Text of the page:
I’m not going to claim to understand a great deal about the politics of Tunisia post the Arab Spring, but I do know that a key event was the death of Mohamed Bouazizi who set himself on fire in December 2010. I don’t think that’s an accident in this politically astute film.
This documentary follows its director Lars Henrik Ostenfeld as he meets scientists on the Greenland ice sheet as he explores the consequences of climate change and what that will mean to the world.
I initially bought a ticket for this because I thought it’d look spectacular on the big screen, and it certainly did – especially the final section where they climb into a moulin to establish where water that flows into these vast shafts actually goes.
This is quite a personal documentary – with Ostenfeld featuring throughout. Walking and climbing on the ice sheet is deadly, and we feel his fear. But the bigger fear is probably the danger to ourselves.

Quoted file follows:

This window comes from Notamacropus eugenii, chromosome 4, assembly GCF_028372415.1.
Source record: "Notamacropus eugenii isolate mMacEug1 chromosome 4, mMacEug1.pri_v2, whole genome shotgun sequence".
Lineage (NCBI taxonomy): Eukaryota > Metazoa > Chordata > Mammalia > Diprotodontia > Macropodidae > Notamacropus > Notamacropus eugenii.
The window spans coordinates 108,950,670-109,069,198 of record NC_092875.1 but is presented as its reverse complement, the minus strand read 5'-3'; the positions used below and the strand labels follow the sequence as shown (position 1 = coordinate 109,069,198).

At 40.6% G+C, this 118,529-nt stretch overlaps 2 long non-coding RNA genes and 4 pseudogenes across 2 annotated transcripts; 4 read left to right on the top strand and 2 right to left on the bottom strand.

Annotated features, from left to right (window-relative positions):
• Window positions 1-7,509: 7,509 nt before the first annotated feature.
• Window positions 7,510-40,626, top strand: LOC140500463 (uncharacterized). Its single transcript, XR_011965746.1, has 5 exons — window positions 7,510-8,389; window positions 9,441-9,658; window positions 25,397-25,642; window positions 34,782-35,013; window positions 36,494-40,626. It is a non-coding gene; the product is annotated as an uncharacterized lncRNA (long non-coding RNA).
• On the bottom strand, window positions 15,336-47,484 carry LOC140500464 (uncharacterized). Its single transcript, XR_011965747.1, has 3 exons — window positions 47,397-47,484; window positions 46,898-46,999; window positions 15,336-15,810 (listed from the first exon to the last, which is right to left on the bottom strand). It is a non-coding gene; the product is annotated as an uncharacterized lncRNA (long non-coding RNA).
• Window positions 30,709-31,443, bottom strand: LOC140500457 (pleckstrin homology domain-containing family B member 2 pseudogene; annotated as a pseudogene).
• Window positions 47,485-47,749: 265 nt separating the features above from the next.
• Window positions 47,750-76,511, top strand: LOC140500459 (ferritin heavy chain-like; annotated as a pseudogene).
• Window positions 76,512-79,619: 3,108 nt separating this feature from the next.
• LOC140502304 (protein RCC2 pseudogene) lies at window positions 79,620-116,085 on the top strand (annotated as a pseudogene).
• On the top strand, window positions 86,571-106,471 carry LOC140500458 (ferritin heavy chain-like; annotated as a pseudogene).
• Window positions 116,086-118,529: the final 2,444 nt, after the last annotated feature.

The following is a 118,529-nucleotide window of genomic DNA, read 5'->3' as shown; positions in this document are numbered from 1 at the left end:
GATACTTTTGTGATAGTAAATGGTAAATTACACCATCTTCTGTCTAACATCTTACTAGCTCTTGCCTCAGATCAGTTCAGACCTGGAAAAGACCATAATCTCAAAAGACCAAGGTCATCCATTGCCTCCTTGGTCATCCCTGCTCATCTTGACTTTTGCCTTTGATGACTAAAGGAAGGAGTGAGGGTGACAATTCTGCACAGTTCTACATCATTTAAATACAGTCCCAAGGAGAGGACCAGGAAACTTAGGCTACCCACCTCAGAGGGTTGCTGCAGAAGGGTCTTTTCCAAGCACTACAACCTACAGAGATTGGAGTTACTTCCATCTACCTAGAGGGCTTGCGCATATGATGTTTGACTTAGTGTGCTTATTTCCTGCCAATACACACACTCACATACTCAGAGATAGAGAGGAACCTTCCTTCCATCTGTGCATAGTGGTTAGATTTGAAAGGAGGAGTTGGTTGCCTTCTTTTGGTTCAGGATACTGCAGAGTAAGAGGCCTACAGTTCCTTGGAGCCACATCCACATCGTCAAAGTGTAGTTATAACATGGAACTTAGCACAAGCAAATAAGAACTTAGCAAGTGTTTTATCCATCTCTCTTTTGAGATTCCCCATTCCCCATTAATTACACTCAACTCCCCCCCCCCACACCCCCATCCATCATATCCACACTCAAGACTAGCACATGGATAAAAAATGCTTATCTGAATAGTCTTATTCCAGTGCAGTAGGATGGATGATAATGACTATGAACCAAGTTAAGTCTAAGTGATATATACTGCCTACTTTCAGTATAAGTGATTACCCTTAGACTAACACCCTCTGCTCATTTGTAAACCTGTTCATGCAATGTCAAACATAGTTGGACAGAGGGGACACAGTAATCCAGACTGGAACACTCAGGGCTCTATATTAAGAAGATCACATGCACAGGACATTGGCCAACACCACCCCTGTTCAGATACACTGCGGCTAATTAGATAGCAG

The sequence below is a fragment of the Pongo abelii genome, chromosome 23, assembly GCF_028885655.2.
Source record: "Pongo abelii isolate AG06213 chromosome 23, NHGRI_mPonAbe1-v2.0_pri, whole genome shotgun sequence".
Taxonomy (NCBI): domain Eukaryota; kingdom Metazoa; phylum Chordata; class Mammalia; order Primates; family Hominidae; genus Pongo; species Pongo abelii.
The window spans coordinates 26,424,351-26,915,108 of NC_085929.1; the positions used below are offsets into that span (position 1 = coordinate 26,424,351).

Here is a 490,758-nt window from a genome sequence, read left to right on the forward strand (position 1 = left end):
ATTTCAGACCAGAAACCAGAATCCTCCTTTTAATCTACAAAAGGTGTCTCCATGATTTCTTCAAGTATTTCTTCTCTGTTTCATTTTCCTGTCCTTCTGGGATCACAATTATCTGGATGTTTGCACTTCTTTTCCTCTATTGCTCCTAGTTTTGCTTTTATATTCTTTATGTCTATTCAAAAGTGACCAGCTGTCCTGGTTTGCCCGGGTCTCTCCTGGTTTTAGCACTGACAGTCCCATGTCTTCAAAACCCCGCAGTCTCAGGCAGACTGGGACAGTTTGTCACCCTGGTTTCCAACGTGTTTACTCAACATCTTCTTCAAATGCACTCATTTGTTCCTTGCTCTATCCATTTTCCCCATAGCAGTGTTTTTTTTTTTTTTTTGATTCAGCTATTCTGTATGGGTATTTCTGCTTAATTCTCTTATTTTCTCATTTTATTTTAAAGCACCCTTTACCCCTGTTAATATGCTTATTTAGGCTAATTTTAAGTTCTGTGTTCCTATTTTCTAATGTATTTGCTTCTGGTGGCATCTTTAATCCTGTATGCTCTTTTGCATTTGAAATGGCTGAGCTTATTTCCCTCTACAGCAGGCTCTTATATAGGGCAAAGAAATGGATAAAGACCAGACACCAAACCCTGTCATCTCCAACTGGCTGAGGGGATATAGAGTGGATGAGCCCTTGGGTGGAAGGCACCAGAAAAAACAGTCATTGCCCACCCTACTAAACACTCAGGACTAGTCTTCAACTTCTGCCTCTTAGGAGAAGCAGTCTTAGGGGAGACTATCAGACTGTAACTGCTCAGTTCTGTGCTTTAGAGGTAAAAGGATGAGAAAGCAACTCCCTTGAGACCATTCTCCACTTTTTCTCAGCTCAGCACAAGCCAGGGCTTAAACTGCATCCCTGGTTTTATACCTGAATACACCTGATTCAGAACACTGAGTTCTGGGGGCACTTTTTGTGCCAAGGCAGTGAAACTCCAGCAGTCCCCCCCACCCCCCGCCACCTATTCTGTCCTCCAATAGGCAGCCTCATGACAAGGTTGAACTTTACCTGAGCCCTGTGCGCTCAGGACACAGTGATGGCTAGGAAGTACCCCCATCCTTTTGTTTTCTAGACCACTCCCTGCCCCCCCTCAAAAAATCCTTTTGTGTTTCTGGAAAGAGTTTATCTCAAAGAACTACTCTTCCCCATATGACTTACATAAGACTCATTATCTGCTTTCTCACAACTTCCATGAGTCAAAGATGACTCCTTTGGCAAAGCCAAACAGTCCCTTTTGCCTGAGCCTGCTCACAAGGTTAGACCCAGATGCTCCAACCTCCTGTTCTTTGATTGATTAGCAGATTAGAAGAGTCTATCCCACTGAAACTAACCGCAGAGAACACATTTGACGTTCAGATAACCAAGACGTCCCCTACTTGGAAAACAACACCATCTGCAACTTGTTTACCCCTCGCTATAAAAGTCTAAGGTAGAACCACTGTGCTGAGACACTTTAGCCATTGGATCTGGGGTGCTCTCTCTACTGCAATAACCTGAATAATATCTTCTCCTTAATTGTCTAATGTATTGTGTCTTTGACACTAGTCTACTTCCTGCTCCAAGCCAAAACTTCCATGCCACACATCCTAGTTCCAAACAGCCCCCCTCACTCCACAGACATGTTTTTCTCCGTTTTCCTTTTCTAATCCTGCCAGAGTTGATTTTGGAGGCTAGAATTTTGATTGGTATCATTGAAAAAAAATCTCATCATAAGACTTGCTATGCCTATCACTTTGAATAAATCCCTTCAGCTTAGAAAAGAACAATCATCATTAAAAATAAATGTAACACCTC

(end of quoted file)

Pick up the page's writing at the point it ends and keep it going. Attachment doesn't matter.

The good news is that this film also aired on BBC Four over the weekend, and is on iPlayer (in the UK) for the next year or so. In a Q&A afterwards, it was pointed out that the same moulin also features in Frozen Planet II that’s airing at the moment, so the two can be watched in parallel.
Another documentary, this is a personal look at what it means to work in Korean Liquor Store in largely black neighbourhoods of Los Angeles. For historical reasons, explained in the documentary, Korean immigrants tended to dominate in opening convenience and liquor stores in the area.